Biofuels and (Waste) Legislation

download report

Transcript Biofuels and (Waste) Legislation

Biofuels and
(Waste) Legislation- Presentation
to Funding and Legislation
Workshop
29th March 2011
Dave Gorman
Head of Environmental Strategy
Scottish Environment Protection Agency
Brief overview of environmental
legislation that may apply
Pollution Prevention & Control (PPC)
Waste Management Licensing and exemptions
(WML and WMX)
Control of Major Accident Hazards (COMAH)
Controlled Activities Regulations (CAR)
Waste Incineration Directive (WID)
Waste Framework Directive
Animal By-products Regulations (ABPR)
(administered by Scottish Government –
Animal Health)
Requirements
• If under PPC or WML then you need an environmental
license before you can start operating
• If WMX then you need to register an exemption with
SEPA
• If under CAR then depending on the scale of the activity
you will need a licence, registration or follow a
general binding rule
• If COMAH you need to notify HSE & SEPA and then
depending on scale prepare & submit a safety report for
assessment before you can start
• If WID then you need a PPC permit (as above)
• If ABPR you will need permission from Animal Health
as well as a licence from SEPA
Biodiesel: a case study
• Making biodiesel from waste vegetable oils.
• Uses physical and chemical processing
(trans-esterfication)
• Prescribed as an activity for control under
PPC Part A as a chemical process.
• There is no lower throughput threshold
level
Biodiesel:a case study (2)
• May not be a Chemical PPC activity if not commercial
or at industrial scale.
• SEPA undertook a review and with Scottish
Government concluded that if capacity is less than 200
tonnes biodiesel production per year then would not be
considered to be subject to PPC Part A
• A new waste management exemption was issued to
allow <200 tonnes per year biodiesel production without
need of a licence (still require to comply with certain
conditions and other legislation)
Developments – gasification
Kerosene for aircraft fuel using mixed wastes
such as municipal waste.
Gasification to produce carbon and hydrogen
rich syngas followed by Fischer-Tropsch
reaction to produce hydrocarbons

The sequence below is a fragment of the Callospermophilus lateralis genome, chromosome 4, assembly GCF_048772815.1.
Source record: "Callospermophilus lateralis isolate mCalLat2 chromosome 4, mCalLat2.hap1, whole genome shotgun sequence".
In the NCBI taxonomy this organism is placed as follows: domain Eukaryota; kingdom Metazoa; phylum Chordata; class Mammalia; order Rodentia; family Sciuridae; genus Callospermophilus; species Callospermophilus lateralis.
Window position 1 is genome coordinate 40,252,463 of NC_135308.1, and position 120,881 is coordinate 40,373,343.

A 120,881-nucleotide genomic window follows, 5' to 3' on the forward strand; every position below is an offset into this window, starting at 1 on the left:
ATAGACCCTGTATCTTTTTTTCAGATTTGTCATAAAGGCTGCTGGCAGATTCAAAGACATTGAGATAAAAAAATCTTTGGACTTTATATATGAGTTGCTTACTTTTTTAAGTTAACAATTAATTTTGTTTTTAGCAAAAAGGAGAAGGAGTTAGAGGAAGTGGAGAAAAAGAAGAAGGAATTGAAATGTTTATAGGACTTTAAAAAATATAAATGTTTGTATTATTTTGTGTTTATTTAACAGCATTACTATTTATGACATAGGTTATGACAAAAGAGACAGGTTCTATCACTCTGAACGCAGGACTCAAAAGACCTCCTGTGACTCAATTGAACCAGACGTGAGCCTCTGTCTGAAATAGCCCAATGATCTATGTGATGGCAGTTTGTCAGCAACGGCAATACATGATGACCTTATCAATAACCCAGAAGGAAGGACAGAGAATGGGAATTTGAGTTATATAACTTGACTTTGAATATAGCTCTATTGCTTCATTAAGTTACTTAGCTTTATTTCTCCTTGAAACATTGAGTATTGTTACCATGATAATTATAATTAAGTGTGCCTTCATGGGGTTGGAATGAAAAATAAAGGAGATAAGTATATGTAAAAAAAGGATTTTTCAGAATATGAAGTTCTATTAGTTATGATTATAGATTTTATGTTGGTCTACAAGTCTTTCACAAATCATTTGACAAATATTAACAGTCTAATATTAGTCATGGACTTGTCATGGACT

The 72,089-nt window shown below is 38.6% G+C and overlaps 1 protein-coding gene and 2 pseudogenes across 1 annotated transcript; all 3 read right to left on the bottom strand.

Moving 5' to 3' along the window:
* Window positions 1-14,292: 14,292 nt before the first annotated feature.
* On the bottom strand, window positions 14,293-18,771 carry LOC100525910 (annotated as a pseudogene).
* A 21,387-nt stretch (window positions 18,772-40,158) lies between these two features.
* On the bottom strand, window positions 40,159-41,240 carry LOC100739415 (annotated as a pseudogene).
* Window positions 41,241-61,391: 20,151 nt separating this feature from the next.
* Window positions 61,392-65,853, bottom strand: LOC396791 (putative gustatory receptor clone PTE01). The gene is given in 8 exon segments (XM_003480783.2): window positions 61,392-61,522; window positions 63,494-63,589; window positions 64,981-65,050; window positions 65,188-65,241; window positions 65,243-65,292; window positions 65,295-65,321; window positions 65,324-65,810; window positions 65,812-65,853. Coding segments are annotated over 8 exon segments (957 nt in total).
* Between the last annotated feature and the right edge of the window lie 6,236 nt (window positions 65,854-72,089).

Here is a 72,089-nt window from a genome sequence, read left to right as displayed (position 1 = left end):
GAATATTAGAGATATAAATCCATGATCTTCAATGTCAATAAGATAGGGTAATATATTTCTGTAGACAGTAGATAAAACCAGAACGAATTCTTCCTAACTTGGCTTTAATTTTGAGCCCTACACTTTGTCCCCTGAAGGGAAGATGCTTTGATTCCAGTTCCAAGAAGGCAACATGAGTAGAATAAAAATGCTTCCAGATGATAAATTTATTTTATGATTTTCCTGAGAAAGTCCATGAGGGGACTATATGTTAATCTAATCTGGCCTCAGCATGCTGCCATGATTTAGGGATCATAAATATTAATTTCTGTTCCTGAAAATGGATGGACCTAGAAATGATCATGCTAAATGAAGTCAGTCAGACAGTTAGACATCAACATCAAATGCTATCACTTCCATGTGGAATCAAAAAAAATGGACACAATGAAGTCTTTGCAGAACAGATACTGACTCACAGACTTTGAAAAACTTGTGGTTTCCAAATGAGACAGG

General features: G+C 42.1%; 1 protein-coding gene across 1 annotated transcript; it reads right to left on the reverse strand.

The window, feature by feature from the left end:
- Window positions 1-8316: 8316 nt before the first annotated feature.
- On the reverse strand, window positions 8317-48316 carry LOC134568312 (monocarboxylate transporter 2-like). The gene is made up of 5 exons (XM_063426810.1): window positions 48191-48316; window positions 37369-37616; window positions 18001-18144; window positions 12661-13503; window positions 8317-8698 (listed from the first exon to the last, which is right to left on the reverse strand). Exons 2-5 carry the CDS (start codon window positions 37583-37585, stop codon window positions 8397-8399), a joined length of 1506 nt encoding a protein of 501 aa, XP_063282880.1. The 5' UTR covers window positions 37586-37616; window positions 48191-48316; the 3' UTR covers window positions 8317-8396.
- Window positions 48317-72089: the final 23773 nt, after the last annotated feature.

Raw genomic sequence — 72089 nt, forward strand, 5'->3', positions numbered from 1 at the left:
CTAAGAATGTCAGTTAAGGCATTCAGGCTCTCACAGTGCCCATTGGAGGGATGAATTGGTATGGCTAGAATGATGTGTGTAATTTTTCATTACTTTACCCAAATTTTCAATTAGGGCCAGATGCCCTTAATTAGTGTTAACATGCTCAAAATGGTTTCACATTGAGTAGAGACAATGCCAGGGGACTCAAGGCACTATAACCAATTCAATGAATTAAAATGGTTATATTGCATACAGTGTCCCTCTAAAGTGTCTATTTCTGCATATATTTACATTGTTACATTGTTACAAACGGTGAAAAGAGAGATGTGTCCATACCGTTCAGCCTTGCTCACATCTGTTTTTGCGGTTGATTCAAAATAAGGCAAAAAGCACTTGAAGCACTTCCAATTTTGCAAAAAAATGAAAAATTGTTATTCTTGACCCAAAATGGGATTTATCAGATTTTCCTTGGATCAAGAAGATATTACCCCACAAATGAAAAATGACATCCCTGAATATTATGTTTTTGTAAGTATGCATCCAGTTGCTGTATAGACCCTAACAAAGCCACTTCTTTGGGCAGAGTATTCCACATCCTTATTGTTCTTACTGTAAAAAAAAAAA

Gasification - PPC Part A
Producing Hydrocarbons – PPC Part A
Developments – biological route
• Anaerobic Digestion producing syngas currently burned
in gas engine/CHP
• Syngas could be used either in Fischer – Tropsch
reaction or
• used as feedstock for bio fermentation
(ethanol/butanol) or
• Used in a fuel cell
• “Traditional” AD plants would likely be regulated under
WML or WMX unless taking animal by-products >10
tes/day which would require PPC
• Syngas conversion would probably be PPC Part A
Developments – fuel cells
• As with previous routes generate syngas to be
used directly in a fuel cell
• Syngas generation will probably require a
licence of some kind
Developments - biomass
• Several large biomass plants already in operation
• Eon Stevenscroft, Lockerbie
• UPM Kynmee, Irvine
• PPC Part A combustion with WID controls (due
to potential for contaminated biomass)
• 4 proposed by Forth Ports (currently at Section 36
Electricity Act (planning) stage)
• Not all biomass burning requires licence depends on
scale and source/type of waste biomass
Waste Framework Directive
• Recently Revised
• Requirement to hold a licence or exemption to
undertake waste disposal or recovery
operations (In UK through either PPC, WML
or WMX)
• Key question in this sector will be
“Is biofuel made from waste still a waste?”
Bio fuel – Is it still a waste?
• Treating or processing a waste material does not mean
that the ”product” will automatically be considered to be
fully recovered and not a waste
• Several tests have to be applied
• Guidance on ‘Is it waste?’ on SEPA’s website
• If product still considered to be a waste then burning as
a fuel will require PPC Part A permit with WID controls
Example
• Biodiesel made from vegetable oils and tallow by
Argent Energy – not a waste (other outputs might be
still a waste e.g. residues). Biodiesel produced can be
blended with fossil diesel at the refinery with no further
environmental licence controls required
Working with Industry
• SEPA happy to engage with industry sector
level and others
• Establish positions, protocols, interpretation at
high level
• Consistency of approach
• Advise Scottish Government of legislative
changes that may be required (e.g. WMX for
biodiesel)
Example
• FREDS Sub Group on hydrogen economy
Energy Position Statement
• Sets out our strategic view on energy and
renewables:
• http://www.sepa.org.uk/about_us/news/2011/s
epa_sets_out_how_it_will_help.aspx
• Launched February 2011
• Supportive of renewable energy including bioenergy but with caveats…
Advice
• Complex area
• Speak to local SEPA office…
• NETREGS: netregs.gov.uk…
• SEPA website – position statements; contacts
for offices etc….